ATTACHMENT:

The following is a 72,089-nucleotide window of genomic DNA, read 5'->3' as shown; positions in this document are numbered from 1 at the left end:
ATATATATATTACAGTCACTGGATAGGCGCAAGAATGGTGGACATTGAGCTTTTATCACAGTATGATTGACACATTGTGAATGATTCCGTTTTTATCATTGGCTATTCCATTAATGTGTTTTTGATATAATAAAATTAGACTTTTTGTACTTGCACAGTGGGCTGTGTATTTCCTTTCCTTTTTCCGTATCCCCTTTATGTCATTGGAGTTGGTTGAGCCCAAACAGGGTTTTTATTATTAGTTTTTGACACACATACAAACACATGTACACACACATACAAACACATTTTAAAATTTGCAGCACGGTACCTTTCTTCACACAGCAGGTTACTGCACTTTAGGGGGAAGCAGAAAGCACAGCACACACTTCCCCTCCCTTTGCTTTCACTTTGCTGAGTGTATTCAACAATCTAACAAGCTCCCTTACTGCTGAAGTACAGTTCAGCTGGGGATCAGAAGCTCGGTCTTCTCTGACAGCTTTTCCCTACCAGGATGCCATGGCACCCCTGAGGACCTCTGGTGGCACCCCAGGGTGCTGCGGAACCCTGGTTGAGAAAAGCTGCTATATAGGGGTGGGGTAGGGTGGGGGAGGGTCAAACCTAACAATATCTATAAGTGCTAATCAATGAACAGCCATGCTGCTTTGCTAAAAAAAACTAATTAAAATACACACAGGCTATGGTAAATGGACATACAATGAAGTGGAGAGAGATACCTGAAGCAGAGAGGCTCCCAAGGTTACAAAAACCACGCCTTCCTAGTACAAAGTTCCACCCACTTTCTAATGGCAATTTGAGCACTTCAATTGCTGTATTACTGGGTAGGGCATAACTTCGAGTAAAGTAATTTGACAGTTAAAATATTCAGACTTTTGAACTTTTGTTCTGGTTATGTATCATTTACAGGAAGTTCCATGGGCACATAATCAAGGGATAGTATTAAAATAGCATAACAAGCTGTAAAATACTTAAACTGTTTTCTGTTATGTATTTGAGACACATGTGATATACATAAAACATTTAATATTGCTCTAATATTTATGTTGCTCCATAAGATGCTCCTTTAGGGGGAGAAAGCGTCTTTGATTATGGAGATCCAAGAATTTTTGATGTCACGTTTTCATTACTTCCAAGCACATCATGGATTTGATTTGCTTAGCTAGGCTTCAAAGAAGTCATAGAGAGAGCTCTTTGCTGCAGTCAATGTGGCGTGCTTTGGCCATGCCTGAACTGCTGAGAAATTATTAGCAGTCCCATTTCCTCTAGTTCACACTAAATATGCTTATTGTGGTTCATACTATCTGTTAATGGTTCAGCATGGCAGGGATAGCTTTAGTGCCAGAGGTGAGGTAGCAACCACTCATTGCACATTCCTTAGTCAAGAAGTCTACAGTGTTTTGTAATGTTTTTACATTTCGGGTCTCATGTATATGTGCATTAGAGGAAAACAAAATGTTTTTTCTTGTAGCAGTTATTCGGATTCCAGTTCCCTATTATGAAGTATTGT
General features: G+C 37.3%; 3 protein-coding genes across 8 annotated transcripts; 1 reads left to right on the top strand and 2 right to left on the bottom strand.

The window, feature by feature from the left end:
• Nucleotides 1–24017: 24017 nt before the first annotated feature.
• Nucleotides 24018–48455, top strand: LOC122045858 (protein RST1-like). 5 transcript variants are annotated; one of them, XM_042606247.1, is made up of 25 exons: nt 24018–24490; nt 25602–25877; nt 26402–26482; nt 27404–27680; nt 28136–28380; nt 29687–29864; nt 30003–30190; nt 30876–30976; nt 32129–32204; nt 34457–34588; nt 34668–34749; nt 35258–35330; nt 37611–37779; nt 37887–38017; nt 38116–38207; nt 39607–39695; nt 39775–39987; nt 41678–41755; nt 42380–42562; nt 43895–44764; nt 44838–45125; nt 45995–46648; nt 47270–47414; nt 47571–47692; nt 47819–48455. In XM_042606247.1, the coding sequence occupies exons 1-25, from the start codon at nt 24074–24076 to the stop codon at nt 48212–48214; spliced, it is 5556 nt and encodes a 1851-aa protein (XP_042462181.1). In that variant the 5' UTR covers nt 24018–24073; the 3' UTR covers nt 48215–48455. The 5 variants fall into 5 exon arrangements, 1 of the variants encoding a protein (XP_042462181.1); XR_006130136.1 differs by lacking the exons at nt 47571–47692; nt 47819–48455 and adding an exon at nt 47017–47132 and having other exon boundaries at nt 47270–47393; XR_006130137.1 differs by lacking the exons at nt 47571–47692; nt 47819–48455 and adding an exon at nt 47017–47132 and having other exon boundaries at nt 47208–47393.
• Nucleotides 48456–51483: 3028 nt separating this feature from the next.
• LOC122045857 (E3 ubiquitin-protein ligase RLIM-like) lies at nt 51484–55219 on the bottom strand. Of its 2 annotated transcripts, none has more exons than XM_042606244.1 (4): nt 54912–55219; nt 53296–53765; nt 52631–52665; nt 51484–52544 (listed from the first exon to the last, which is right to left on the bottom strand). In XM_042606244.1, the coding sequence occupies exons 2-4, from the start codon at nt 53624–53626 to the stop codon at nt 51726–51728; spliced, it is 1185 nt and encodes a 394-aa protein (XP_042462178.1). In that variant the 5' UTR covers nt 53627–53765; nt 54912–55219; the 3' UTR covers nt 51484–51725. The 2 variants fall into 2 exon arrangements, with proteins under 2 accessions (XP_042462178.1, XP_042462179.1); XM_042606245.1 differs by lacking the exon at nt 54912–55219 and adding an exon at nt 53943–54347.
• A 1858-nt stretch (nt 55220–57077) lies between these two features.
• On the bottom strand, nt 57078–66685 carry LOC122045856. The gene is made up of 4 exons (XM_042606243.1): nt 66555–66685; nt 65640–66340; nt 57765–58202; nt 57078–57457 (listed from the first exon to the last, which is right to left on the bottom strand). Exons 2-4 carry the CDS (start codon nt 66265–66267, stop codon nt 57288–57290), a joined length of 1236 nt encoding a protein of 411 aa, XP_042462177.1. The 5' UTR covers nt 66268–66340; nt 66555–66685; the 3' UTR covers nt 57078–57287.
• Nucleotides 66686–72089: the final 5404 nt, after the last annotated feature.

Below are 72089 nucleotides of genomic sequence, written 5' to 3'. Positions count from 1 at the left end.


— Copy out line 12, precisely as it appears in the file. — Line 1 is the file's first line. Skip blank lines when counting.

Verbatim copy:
Below are 72089 nucleotides of genomic sequence, written 5' to 3'. Positions count from 1 at the left end.